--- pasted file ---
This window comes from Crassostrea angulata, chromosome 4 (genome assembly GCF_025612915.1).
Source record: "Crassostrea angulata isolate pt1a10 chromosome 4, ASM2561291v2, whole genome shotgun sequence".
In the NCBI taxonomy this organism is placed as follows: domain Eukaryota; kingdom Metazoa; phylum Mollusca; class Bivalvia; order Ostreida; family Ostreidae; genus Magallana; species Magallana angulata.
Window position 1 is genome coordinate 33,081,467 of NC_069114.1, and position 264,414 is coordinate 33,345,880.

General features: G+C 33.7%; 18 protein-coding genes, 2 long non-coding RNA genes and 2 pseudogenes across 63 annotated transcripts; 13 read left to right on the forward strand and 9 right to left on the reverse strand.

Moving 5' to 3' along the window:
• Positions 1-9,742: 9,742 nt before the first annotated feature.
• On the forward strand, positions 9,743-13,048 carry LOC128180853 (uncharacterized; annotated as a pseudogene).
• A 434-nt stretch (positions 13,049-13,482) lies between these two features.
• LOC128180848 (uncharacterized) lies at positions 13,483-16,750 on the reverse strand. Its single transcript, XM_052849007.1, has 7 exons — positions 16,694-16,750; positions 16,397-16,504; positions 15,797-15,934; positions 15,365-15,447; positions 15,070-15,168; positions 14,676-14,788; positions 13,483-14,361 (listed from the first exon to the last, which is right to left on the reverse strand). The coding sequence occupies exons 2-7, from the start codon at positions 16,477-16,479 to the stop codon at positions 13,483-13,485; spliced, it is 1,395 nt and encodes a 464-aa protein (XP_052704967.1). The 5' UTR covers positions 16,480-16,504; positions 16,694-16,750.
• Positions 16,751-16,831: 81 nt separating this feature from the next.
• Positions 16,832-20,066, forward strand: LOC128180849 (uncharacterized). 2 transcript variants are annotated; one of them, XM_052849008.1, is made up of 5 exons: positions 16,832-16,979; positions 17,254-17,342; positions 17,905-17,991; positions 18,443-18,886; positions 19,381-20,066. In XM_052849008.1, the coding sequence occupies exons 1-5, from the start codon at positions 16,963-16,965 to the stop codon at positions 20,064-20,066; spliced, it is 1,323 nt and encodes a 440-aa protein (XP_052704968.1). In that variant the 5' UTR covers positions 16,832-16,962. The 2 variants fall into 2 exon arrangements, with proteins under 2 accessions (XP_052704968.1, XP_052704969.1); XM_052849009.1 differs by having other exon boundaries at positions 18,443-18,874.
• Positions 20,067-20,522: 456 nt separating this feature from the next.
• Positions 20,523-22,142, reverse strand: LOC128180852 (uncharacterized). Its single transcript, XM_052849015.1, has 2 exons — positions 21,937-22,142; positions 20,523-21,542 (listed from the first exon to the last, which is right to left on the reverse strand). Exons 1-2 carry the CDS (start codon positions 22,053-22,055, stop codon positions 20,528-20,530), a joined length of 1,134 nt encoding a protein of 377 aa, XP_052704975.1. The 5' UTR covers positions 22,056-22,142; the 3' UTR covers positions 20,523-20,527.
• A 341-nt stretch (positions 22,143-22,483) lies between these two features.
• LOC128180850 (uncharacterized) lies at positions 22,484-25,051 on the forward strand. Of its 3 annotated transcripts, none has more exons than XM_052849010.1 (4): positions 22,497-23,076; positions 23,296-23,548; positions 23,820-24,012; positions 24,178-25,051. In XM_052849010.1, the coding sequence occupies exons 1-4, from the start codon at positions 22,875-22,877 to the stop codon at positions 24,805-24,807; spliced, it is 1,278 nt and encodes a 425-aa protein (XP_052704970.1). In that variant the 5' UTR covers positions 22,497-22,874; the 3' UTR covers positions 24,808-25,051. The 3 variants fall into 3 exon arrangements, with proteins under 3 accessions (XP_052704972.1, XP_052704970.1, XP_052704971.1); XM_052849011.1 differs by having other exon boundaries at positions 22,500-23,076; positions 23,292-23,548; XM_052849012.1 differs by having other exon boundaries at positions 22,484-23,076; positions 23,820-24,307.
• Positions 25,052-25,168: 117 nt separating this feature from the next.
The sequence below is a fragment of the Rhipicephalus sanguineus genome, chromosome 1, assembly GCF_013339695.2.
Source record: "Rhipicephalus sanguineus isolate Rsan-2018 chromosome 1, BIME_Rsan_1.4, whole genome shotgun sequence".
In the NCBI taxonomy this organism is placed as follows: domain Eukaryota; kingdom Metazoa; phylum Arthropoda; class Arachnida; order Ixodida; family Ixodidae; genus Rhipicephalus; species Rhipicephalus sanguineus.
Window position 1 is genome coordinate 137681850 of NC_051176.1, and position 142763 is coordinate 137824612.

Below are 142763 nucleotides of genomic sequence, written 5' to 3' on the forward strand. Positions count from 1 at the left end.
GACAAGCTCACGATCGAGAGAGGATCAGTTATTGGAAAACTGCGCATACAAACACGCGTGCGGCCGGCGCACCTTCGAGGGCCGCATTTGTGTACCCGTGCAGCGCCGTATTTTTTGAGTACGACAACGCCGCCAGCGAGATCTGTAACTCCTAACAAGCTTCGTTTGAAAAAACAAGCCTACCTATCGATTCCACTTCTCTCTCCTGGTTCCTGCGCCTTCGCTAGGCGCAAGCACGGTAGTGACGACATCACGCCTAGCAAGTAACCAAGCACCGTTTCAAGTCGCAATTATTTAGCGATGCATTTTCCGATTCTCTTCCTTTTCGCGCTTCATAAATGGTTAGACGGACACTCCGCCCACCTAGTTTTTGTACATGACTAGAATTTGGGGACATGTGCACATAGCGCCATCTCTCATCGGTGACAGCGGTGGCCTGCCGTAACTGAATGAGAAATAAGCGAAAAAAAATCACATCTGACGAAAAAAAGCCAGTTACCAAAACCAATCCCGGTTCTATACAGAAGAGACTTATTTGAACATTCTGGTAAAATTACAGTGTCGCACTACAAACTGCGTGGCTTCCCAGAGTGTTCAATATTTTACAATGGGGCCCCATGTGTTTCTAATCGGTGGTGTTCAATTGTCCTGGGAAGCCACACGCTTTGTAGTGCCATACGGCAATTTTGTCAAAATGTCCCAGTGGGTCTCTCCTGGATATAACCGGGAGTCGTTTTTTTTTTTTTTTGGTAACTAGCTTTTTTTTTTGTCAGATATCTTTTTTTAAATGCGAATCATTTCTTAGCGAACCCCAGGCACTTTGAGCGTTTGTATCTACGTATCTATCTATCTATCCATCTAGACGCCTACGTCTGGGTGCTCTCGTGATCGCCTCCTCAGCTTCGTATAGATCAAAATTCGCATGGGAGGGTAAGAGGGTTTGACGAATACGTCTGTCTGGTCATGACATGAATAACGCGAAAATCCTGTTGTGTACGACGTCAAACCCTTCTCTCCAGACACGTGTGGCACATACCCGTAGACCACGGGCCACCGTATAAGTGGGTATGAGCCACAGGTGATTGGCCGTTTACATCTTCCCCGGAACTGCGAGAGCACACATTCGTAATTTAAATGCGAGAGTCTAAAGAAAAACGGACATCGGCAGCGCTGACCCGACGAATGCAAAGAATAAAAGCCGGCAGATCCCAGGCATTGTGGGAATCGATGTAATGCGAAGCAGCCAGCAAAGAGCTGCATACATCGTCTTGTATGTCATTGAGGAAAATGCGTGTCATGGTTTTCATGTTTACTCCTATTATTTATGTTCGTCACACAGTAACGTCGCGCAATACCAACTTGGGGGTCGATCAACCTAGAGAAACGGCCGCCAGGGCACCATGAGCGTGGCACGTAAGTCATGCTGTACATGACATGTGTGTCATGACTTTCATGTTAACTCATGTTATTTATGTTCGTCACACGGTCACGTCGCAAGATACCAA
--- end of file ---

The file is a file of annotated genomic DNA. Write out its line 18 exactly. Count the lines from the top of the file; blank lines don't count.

The sequence below is a fragment of the Rhipicephalus sanguineus genome, chromosome 1, assembly GCF_013339695.2.